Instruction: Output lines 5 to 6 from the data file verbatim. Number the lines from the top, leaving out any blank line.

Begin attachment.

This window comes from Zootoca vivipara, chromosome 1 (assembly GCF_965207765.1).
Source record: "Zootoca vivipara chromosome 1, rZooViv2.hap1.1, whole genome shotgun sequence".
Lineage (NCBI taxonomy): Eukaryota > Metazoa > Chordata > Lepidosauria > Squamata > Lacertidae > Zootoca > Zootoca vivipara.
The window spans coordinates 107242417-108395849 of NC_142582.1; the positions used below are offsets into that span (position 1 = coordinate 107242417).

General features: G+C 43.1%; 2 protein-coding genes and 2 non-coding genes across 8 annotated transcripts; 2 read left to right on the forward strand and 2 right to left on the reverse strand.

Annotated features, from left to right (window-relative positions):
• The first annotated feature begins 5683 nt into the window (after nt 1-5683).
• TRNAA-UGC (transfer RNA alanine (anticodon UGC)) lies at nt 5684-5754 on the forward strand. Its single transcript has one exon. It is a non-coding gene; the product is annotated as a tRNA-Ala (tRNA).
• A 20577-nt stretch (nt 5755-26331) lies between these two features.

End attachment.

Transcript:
General features: G+C 43.1%; 2 protein-coding genes and 2 non-coding genes across 8 annotated transcripts; 2 read left to right on the forward strand and 2 right to left on the reverse strand.

Annotated features, from left to right (window-relative positions):